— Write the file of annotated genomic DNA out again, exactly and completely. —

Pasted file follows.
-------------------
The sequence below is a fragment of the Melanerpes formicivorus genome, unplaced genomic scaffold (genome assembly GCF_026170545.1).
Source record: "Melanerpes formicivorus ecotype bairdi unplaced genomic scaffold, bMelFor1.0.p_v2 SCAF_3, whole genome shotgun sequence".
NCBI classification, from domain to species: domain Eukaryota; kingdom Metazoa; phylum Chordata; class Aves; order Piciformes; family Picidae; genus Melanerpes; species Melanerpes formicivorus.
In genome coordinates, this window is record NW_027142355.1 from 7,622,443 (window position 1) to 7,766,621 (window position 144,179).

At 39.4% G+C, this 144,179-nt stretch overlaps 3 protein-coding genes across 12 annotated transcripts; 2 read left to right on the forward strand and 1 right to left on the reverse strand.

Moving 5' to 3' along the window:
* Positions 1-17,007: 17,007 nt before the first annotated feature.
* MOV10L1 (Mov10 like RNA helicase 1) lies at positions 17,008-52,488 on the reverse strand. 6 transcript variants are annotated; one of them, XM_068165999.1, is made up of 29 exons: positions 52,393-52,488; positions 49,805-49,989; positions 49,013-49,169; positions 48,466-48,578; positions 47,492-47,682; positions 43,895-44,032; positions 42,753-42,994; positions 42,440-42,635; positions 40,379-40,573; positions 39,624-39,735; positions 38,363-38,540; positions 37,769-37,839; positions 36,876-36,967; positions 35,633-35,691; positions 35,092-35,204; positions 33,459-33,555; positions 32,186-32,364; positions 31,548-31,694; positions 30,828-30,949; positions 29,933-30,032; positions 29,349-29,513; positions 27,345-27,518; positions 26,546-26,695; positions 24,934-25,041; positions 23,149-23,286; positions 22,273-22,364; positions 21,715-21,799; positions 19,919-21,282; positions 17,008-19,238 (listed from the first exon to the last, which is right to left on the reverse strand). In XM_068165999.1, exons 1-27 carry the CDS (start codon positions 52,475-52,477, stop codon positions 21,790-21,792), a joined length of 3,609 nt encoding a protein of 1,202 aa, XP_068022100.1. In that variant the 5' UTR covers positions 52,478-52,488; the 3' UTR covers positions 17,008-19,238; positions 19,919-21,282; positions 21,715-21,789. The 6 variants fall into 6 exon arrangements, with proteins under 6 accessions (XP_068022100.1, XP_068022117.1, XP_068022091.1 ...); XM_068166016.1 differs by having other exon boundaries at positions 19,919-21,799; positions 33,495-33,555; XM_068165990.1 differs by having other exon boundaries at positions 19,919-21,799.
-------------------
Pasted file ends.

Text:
The sequence below is a fragment of the Melanerpes formicivorus genome, unplaced genomic scaffold (genome assembly GCF_026170545.1).
Source record: "Melanerpes formicivorus ecotype bairdi unplaced genomic scaffold, bMelFor1.0.p_v2 SCAF_3, whole genome shotgun sequence".
NCBI classification, from domain to species: domain Eukaryota; kingdom Metazoa; phylum Chordata; class Aves; order Piciformes; family Picidae; genus Melanerpes; species Melanerpes formicivorus.
In genome coordinates, this window is record NW_027142355.1 from 7,622,443 (window position 1) to 7,766,621 (window position 144,179).

At 39.4% G+C, this 144,179-nt stretch overlaps 3 protein-coding genes across 12 annotated transcripts; 2 read left to right on the forward strand and 1 right to left on the reverse strand.

Moving 5' to 3' along the window:
* Positions 1-17,007: 17,007 nt before the first annotated feature.
* MOV10L1 (Mov10 like RNA helicase 1) lies at positions 17,008-52,488 on the reverse strand. 6 transcript variants are annotated; one of them, XM_068165999.1, is made up of 29 exons: positions 52,393-52,488; positions 49,805-49,989; positions 49,013-49,169; positions 48,466-48,578; positions 47,492-47,682; positions 43,895-44,032; positions 42,753-42,994; positions 42,440-42,635; positions 40,379-40,573; positions 39,624-39,735; positions 38,363-38,540; positions 37,769-37,839; positions 36,876-36,967; positions 35,633-35,691; positions 35,092-35,204; positions 33,459-33,555; positions 32,186-32,364; positions 31,548-31,694; positions 30,828-30,949; positions 29,933-30,032; positions 29,349-29,513; positions 27,345-27,518; positions 26,546-26,695; positions 24,934-25,041; positions 23,149-23,286; positions 22,273-22,364; positions 21,715-21,799; positions 19,919-21,282; positions 17,008-19,238 (listed from the first exon to the last, which is right to left on the reverse strand). In XM_068165999.1, exons 1-27 carry the CDS (start codon positions 52,475-52,477, stop codon positions 21,790-21,792), a joined length of 3,609 nt encoding a protein of 1,202 aa, XP_068022100.1. In that variant the 5' UTR covers positions 52,478-52,488; the 3' UTR covers positions 17,008-19,238; positions 19,919-21,282; positions 21,715-21,789. The 6 variants fall into 6 exon arrangements, with proteins under 6 accessions (XP_068022100.1, XP_068022117.1, XP_068022091.1 ...); XM_068166016.1 differs by having other exon boundaries at positions 19,919-21,799; positions 33,495-33,555; XM_068165990.1 differs by having other exon boundaries at positions 19,919-21,799.